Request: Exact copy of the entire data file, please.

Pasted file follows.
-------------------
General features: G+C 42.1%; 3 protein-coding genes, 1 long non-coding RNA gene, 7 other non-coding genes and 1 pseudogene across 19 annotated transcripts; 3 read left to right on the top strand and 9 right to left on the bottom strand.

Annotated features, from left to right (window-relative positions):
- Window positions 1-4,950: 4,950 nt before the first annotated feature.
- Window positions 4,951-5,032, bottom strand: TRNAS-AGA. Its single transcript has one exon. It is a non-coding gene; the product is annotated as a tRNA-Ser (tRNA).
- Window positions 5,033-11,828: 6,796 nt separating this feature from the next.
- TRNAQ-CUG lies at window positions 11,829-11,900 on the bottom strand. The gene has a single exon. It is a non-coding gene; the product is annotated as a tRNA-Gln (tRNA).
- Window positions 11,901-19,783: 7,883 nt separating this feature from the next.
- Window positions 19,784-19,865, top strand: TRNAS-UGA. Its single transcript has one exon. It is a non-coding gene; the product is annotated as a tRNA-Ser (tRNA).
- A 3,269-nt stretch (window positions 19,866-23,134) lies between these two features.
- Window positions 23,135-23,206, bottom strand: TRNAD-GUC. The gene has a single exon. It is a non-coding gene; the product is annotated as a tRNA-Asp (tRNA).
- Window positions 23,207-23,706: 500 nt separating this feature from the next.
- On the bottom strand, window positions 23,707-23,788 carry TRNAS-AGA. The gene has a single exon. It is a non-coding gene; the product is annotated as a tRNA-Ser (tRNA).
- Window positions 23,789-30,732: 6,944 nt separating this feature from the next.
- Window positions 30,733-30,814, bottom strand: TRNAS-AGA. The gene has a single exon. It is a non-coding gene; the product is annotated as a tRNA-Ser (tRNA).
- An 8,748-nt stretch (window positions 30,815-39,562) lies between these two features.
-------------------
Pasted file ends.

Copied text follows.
General features: G+C 42.1%; 3 protein-coding genes, 1 long non-coding RNA gene, 7 other non-coding genes and 1 pseudogene across 19 annotated transcripts; 3 read left to right on the top strand and 9 right to left on the bottom strand.

Annotated features, from left to right (window-relative positions):
- Window positions 1-4,950: 4,950 nt before the first annotated feature.
- Window positions 4,951-5,032, bottom strand: TRNAS-AGA. Its single transcript has one exon. It is a non-coding gene; the product is annotated as a tRNA-Ser (tRNA).
- Window positions 5,033-11,828: 6,796 nt separating this feature from the next.
- TRNAQ-CUG lies at window positions 11,829-11,900 on the bottom strand. The gene has a single exon. It is a non-coding gene; the product is annotated as a tRNA-Gln (tRNA).
- Window positions 11,901-19,783: 7,883 nt separating this feature from the next.
- Window positions 19,784-19,865, top strand: TRNAS-UGA. Its single transcript has one exon. It is a non-coding gene; the product is annotated as a tRNA-Ser (tRNA).
- A 3,269-nt stretch (window positions 19,866-23,134) lies between these two features.
- Window positions 23,135-23,206, bottom strand: TRNAD-GUC. The gene has a single exon. It is a non-coding gene; the product is annotated as a tRNA-Asp (tRNA).
- Window positions 23,207-23,706: 500 nt separating this feature from the next.
- On the bottom strand, window positions 23,707-23,788 carry TRNAS-AGA. The gene has a single exon. It is a non-coding gene; the product is annotated as a tRNA-Ser (tRNA).
- Window positions 23,789-30,732: 6,944 nt separating this feature from the next.
- Window positions 30,733-30,814, bottom strand: TRNAS-AGA. The gene has a single exon. It is a non-coding gene; the product is annotated as a tRNA-Ser (tRNA).
- An 8,748-nt stretch (window positions 30,815-39,562) lies between these two features.